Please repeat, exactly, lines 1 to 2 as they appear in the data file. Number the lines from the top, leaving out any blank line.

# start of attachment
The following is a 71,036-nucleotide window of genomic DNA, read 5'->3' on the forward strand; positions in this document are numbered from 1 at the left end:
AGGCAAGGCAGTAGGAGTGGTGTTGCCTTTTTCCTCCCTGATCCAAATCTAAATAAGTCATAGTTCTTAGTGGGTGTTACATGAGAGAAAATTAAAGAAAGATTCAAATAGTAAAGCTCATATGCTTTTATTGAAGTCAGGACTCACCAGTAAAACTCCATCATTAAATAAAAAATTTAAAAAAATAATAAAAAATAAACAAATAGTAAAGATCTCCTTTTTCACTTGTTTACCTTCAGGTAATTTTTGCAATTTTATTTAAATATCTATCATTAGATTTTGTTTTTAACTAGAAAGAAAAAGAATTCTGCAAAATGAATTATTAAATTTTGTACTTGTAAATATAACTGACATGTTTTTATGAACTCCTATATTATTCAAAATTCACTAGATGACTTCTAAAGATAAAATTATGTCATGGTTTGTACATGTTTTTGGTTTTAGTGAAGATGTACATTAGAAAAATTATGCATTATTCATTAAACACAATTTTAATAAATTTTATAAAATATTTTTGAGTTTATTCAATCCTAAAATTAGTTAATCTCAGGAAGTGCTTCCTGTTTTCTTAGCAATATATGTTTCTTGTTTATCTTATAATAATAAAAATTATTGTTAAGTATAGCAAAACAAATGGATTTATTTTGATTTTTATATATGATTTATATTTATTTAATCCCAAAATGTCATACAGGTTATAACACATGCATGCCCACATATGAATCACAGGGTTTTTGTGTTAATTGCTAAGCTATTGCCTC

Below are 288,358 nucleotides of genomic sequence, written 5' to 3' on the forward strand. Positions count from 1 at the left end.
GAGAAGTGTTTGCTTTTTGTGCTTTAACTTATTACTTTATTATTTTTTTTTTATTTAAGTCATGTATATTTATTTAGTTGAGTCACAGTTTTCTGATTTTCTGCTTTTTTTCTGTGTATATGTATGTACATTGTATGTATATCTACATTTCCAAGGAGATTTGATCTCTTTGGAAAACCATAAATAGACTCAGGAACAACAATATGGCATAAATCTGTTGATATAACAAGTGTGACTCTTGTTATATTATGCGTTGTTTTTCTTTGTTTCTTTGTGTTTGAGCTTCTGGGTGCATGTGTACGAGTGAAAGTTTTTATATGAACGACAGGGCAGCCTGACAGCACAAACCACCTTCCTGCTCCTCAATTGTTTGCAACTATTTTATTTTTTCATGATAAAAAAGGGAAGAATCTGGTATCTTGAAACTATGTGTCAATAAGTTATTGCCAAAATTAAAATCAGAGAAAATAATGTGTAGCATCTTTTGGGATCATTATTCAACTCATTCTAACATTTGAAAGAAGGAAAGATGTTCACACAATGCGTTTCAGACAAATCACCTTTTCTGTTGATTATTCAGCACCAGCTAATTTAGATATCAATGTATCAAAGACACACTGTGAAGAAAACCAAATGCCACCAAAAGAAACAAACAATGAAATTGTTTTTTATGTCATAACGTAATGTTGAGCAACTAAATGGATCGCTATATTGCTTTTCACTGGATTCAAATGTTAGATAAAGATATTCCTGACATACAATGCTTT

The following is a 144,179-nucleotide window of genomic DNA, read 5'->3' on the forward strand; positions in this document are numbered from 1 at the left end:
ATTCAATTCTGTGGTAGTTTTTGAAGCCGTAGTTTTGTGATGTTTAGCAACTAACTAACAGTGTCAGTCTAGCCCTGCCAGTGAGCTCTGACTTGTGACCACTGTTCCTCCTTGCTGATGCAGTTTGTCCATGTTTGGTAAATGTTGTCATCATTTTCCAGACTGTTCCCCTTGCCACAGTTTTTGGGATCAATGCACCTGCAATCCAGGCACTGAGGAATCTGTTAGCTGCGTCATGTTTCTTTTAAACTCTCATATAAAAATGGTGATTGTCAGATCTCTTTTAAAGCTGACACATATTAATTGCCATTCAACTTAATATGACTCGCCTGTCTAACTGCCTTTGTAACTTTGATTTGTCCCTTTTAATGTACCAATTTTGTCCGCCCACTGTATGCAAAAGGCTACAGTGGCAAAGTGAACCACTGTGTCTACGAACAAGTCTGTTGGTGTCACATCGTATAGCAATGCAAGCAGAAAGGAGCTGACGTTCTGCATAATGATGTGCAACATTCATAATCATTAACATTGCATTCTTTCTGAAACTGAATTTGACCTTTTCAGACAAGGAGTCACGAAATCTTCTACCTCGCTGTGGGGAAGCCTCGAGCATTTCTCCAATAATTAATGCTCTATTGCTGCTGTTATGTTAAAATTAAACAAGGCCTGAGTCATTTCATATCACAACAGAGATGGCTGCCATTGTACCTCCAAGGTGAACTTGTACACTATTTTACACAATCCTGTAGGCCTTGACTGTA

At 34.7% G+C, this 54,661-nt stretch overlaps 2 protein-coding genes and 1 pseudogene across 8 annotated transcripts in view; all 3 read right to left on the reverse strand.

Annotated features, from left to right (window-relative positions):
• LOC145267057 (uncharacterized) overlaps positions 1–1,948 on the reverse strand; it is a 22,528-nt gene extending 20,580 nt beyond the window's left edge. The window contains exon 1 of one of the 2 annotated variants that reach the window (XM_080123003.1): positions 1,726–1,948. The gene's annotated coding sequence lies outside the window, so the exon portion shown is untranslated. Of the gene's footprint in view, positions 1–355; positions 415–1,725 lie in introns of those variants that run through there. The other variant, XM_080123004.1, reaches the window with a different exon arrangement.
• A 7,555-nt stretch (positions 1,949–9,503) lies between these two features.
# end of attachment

The following is a 71,036-nucleotide window of genomic DNA, read 5'->3' on the forward strand; positions in this document are numbered from 1 at the left end:
AGGCAAGGCAGTAGGAGTGGTGTTGCCTTTTTCCTCCCTGATCCAAATCTAAATAAGTCATAGTTCTTAGTGGGTGTTACATGAGAGAAAATTAAAGAAAGATTCAAATAGTAAAGCTCATATGCTTTTATTGAAGTCAGGACTCACCAGTAAAACTCCATCATTAAATAAAAAATTTAAAAAAATAATAAAAAATAAACAAATAGTAAAGATCTCCTTTTTCACTTGTTTACCTTCAGGTAATTTTTGCAATTTTATTTAAATATCTATCATTAGATTTTGTTTTTAACTAGAAAGAAAAAGAATTCTGCAAAATGAATTATTAAATTTTGTACTTGTAAATATAACTGACATGTTTTTATGAACTCCTATATTATTCAAAATTCACTAGATGACTTCTAAAGATAAAATTATGTCATGGTTTGTACATGTTTTTGGTTTTAGTGAAGATGTACATTAGAAAAATTATGCATTATTCATTAAACACAATTTTAATAAATTTTATAAAATATTTTTGAGTTTATTCAATCCTAAAATTAGTTAATCTCAGGAAGTGCTTCCTGTTTTCTTAGCAATATATGTTTCTTGTTTATCTTATAATAATAAAAATTATTGTTAAGTATAGCAAAACAAATGGATTTATTTTGATTTTTATATATGATTTATATTTATTTAATCCCAAAATGTCATACAGGTTATAACACATGCATGCCCACATATGAATCACAGGGTTTTTGTGTTAATTGCTAAGCTATTGCCTC